In a virtual proceeding, a crucial component of maintaining trade secrets is how the pre-hearing phase will be conducted, especially as to discovery. Accordingly, the practitioner should address the protocols to be followed with the tribunal at the PMC, especially considering that in the virtual dispute resolution world, the absence of in-person, or face-to-face, meetings restricts a practitioner’s visual (and comprehensive) access to:
- those occupying other virtual spaces;
- what documentary information the person(s) in the other virtual spaces have access to; and
- what additional information such person(s) may have.
The best practice for trade secret protection includes appropriate restraints on unfettered trade secret disclosure to opposing corporate representatives, to witnesses (particularly expert witnesses), or to non-parties. The zenith of documenting trade secret protection is execution and delivery of acknowledgements by all concerned confirming receipt of the protective order, and accompanied via a comprehensively worded agreement to comply strictly with the dictates of such order.
Protecting Confidentiality During the Hearing
The practitioner should take steps to ensure all confidentiality protocols have been observed at the outset of the hearing. Once the hearing starts, the practitioner must acknowledge any potential breach of existing protocols and immediately seek relief from the tribunal.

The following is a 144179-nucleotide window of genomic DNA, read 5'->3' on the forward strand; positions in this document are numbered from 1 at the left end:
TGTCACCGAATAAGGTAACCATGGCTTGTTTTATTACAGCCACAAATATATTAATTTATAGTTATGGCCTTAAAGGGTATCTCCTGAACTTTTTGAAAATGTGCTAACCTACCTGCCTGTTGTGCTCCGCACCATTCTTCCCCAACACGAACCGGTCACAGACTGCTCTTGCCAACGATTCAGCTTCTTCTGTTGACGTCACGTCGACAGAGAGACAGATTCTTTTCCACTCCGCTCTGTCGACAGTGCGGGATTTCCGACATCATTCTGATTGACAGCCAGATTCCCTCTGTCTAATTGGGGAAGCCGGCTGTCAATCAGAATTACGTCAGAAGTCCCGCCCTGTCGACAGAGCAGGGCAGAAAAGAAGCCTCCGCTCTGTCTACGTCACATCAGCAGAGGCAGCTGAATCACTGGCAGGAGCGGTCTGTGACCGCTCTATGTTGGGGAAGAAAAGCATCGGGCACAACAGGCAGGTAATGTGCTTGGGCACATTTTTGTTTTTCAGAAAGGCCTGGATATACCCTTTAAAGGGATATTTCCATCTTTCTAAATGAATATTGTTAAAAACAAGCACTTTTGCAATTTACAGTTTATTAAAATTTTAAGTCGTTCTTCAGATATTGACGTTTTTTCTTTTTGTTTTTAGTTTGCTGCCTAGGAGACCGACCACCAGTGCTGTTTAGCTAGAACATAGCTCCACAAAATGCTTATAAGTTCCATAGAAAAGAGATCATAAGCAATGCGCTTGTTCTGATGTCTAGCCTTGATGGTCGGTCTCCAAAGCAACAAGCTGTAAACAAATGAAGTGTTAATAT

Once the hearing has closed, the practitioner must remain vigilant about maintaining trade secret confidentiality until the award is issued, including requesting at the hearing or as part of the post-hearing briefing that all previously established protections remain in effect and that all trade secrets accessible by the opposing party be returned with a signed acknowledgement from all counsel, corporate representatives, and expert witnesses demonstrating their strict compliance with the protocols.
Protecting Confidentiality During Post-Award Proceedings
Finally, the practitioner must be vigilant during any post-award proceeding, such as when a motion to confirm or a motion to vacate or modify the award is submitted. The practitioner should notify opposing counsel in advance of the requirement to maintain trade secret confidentiality and, if appropriate, to effect some acceptable process for presenting to the court the parties’ positions regarding the award without compromising confidentiality. Such an agreement should be memorialized and presented to the court, or if no such agreement can be achieved, then the practitioner should seek advance protection from the court to ensure maintenance of trade secret confidentiality in any materials submitted to the court as part of the award review process.
As the above discussion indicates, maintaining confidentiality of trade secrets in an arbitration is an ongoing effort, requiring vigilance at every stage of the proceeding and beyond.
Lionel M. Schooler is a management-side employment lawyer and recognized authority on employment law, federal appellate practice, and arbitration. Lonnie’s employment practice focuses on counseling clients and litigating, on a nationwide basis, claims under all employment laws, workers’ compensation coverage issues, wage and hour claims, and investigations by the Equal Employment Opportunity Commission, the U.S. Department of Labor, and the Texas Workforce Commission. Lonnie is also experienced as an arbitrator on the Commercial and Employment Panels of the American Arbitration Association and as an advocate.
The opinions expressed are those of the author and do not necessarily reflect the views of the firm, its clients, or any of its or their respective affiliates. This article is for informational purposes only and does not constitute legal advice.